Despite the considerable number of population genetic studies on cod, there are still a number of remaining questions. This is the case for Norway, which is the country with the largest remaining commercial catch of cod in the Atlantic. In Norway, coastal cod are currently divided into two management stocks, defined as NCC north of 62°, and coastal cod south of 62° (from hereon we refer to both of these components as NCC for simplicity). While the NEAC stock is currently at a high level [50, 51], NCC is depleted and a rebuilding plan has been recommended by ICES [51, 52]. Importantly, while studies of NCC sampled in neighbouring fjords have been conducted in limited geographic areas [24, 26], population genetic structure has not been investigated in detail along the entire Norwegian coastline spanning.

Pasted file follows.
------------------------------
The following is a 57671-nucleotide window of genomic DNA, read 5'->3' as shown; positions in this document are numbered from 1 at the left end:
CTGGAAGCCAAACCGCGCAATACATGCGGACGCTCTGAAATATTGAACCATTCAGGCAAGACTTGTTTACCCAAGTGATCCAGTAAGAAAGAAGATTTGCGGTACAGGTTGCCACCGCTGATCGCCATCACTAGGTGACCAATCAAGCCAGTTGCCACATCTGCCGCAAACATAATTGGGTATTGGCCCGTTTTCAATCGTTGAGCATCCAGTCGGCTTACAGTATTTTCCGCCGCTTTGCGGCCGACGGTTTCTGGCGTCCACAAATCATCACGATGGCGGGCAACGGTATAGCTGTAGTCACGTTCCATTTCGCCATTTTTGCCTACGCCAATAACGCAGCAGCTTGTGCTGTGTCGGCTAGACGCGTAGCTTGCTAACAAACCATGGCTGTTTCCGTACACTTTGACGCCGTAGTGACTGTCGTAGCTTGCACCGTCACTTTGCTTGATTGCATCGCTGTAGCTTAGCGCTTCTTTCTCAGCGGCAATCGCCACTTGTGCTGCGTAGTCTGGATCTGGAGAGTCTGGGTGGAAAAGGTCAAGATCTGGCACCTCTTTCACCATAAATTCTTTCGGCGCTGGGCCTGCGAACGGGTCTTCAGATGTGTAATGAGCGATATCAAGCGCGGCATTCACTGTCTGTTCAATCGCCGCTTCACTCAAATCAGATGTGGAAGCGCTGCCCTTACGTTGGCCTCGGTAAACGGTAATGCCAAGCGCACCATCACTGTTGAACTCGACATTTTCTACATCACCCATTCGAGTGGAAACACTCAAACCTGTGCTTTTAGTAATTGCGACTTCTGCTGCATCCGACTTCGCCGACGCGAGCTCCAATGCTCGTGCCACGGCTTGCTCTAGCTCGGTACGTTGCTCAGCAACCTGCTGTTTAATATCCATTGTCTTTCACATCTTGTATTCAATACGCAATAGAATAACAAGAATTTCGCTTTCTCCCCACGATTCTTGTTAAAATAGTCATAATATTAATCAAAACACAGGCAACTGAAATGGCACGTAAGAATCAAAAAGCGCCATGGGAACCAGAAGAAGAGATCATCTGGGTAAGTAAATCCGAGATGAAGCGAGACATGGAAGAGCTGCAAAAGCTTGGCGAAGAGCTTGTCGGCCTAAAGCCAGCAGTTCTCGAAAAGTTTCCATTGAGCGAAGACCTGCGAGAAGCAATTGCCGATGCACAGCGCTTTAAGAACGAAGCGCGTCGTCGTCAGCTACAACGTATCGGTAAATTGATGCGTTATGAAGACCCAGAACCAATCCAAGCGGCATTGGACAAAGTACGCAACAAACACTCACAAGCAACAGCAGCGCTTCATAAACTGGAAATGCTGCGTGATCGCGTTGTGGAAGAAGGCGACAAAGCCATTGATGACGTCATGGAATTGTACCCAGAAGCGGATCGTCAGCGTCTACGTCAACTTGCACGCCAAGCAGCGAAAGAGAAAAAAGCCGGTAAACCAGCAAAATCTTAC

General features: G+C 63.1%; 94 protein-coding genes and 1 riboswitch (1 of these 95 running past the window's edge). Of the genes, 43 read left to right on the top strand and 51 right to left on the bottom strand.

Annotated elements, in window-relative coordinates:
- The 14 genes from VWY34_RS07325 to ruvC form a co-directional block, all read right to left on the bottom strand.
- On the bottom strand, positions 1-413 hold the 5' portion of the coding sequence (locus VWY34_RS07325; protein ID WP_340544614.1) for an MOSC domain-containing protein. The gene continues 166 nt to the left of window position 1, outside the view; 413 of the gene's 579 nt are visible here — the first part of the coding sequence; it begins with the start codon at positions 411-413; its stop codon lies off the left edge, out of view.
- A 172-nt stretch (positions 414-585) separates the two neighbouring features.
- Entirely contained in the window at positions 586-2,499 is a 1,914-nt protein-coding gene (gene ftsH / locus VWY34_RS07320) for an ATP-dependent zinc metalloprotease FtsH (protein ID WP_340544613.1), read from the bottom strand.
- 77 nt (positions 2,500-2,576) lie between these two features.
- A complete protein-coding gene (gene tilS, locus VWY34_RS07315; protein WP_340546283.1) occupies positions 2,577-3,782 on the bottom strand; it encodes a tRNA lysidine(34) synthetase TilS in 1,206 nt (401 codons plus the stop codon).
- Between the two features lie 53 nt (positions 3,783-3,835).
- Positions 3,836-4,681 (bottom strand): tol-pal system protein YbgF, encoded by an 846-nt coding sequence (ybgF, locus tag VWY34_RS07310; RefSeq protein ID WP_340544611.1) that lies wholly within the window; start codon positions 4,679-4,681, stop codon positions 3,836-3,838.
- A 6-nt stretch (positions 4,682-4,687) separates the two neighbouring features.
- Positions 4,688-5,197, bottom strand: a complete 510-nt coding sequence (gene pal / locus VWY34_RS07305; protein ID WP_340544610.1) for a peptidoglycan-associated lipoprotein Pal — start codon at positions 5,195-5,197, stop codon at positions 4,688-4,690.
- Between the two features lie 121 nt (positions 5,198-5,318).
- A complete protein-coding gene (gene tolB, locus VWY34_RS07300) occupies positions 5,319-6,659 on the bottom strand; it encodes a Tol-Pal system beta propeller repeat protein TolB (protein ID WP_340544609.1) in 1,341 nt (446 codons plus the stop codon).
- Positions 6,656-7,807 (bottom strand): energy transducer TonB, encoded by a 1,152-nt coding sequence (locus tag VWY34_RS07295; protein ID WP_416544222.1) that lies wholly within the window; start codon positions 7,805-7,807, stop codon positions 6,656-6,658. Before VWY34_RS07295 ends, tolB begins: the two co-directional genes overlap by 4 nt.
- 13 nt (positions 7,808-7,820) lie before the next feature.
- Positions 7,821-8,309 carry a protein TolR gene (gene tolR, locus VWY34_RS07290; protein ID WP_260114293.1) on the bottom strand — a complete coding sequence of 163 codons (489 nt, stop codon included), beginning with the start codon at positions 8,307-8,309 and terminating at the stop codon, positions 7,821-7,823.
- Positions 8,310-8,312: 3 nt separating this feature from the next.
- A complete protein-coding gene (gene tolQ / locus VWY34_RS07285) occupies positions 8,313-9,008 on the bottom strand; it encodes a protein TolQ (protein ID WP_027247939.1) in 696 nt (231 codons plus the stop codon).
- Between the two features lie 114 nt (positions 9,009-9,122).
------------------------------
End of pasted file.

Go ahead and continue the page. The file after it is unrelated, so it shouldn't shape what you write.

In 2002, a project was initiated to map the population genetic structure of NCC along the entire Norwegian coast. This included sampling cod from 55 spawning locations spanning the Russian to Swedish borders with Norway (Fig. 1). At the same time, biological data and brood-stock fish were sampled [53], some of which have formed the basis of common-garden experiments [54, 55]. Here, we present the results of the genetic analysis based upon data from microsatellite loci and the Pan I locus.
Fig. 1
Fig. 1

Location of the sampling sites along the Norwegian coastline (Figure produced specifically for this manuscript)

Methods

Sampling